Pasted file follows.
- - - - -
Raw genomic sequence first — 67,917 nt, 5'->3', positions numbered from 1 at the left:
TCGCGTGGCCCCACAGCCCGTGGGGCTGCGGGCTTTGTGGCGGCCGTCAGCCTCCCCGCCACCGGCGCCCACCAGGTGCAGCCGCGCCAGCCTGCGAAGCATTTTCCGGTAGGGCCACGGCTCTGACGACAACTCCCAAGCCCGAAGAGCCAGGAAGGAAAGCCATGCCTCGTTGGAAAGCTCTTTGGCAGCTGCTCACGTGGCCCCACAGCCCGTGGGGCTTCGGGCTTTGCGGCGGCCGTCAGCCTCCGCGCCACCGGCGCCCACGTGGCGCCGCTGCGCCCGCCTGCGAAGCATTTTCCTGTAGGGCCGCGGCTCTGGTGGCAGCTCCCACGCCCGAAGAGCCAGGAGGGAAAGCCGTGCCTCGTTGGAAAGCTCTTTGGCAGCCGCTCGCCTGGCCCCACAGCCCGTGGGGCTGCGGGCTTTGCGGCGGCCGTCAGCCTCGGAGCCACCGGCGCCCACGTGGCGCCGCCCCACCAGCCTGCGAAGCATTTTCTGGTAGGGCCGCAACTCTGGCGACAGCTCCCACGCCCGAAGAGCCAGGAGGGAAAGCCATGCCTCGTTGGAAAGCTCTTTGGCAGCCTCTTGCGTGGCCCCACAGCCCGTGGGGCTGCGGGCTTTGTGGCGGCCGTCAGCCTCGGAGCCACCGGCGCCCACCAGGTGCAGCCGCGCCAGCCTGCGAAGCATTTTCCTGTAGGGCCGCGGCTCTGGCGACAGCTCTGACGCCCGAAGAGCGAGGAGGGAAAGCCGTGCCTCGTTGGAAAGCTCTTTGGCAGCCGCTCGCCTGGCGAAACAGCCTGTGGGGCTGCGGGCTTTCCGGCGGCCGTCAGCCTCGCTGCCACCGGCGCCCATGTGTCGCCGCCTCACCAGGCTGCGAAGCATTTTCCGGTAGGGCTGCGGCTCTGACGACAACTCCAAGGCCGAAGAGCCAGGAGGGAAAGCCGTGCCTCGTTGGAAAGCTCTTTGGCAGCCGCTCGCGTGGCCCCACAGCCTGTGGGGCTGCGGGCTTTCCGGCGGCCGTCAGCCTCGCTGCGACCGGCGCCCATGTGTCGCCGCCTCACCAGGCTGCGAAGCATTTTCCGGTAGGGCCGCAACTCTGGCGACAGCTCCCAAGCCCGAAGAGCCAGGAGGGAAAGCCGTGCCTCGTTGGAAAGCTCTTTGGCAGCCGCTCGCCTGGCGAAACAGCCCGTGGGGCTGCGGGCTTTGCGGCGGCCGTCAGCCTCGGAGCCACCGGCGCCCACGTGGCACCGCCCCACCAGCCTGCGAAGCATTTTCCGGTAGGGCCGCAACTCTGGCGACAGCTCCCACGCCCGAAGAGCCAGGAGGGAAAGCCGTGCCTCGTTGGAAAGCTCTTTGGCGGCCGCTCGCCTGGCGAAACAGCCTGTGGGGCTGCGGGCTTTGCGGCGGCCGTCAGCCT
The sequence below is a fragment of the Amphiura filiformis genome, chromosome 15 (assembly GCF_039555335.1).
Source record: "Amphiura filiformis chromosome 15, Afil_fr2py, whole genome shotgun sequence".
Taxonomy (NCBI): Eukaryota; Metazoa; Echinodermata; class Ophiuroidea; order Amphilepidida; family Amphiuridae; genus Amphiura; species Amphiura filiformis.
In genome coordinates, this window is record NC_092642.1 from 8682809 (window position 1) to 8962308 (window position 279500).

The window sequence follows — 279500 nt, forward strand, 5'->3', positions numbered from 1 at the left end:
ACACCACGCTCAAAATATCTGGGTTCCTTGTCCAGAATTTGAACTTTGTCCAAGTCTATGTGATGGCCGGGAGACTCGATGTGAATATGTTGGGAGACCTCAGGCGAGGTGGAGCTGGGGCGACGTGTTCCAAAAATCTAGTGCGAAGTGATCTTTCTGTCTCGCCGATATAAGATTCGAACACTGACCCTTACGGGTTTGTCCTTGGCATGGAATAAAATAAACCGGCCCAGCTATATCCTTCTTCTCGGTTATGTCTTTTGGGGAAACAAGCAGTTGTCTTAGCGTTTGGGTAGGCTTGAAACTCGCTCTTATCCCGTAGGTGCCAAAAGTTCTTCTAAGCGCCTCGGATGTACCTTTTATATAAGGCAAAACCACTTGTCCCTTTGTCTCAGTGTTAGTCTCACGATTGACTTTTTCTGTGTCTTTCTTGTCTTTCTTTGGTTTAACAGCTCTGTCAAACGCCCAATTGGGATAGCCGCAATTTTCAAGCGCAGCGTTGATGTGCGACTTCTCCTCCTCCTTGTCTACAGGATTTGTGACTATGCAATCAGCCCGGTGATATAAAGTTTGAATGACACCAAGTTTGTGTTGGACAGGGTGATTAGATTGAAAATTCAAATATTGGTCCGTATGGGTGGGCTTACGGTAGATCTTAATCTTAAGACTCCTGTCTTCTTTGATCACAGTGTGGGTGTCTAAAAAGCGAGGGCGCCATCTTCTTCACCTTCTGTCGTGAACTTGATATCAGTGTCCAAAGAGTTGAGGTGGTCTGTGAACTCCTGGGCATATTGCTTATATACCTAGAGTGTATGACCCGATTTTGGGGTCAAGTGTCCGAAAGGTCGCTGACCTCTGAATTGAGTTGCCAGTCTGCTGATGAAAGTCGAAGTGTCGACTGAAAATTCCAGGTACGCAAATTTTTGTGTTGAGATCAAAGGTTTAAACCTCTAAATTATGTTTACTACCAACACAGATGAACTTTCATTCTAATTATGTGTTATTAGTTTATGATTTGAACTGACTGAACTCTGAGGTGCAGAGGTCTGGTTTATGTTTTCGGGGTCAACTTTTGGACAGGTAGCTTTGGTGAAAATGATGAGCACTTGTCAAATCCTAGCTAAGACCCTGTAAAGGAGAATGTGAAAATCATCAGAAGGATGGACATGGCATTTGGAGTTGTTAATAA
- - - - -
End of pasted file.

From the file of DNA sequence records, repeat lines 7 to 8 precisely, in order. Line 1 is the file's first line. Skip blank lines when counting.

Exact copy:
The window sequence follows — 279500 nt, forward strand, 5'->3', positions numbered from 1 at the left end:
ACACCACGCTCAAAATATCTGGGTTCCTTGTCCAGAATTTGAACTTTGTCCAAGTCTATGTGATGGCCGGGAGACTCGATGTGAATATGTTGGGAGACCTCAGGCGAGGTGGAGCTGGGGCGACGTGTTCCAAAAATCTAGTGCGAAGTGATCTTTCTGTCTCGCCGATATAAGATTCGAACACTGACCCTTACGGGTTTGTCCTTGGCATGGAATAAAATAAACCGGCCCAGCTATATCCTTCTTCTCGGTTATGTCTTTTGGGGAAACAAGCAGTTGTCTTAGCGTTTGGGTAGGCTTGAAACTCGCTCTTATCCCGTAGGTGCCAAAAGTTCTTCTAAGCGCCTCGGATGTACCTTTTATATAAGGCAAAACCACTTGTCCCTTTGTCTCAGTGTTAGTCTCACGATTGACTTTTTCTGTGTCTTTCTTGTCTTTCTTTGGTTTAACAGCTCTGTCAAACGCCCAATTGGGATAGCCGCAATTTTCAAGCGCAGCGTTGATGTGCGACTTCTCCTCCTCCTTGTCTACAGGATTTGTGACTATGCAATCAGCCCGGTGATATAAAGTTTGAATGACACCAAGTTTGTGTTGGACAGGGTGATTAGATTGAAAATTCAAATATTGGTCCGTATGGGTGGGCTTACGGTAGATCTTAATCTTAAGACTCCTGTCTTCTTTGATCACAGTGTGGGTGTCTAAAAAGCGAGGGCGCCATCTTCTTCACCTTCTGTCGTGAACTTGATATCAGTGTCCAAAGAGTTGAGGTGGTCTGTGAACTCCTGGGCATATTGCTTATATACCTAGAGTGTATGACCCGATTTTGGGGTCAAGTGTCCGAAAGGTCGCTGACCTCTGAATTGAGTTGCCAGTCTGCTGATGAAAGTCGAAGTGTCGACTGAAAATTCCAGGTACGCAAATTTTTGTGTTGAGATCAAAGGTTTAAACCTCTAAATTATGTTTACTACCAACACAGATGAACTTTCATTCTAATTATGTGTTATTAGTTTATGATTTGAACTGACTGAACTCTGAGGTGCAGAGGTCTGGTTTATGTTTTCGGGGTCAACTTTTGGACAGGTAGCTTTGGTGAAAATGATGAGCACTTGTCAAATCCTAGCTAAGACCCTGTAAAGGAGAATGTGAAAATCATCAGAAGGATGGACATGGCATTTGGAGTTGTTAATAA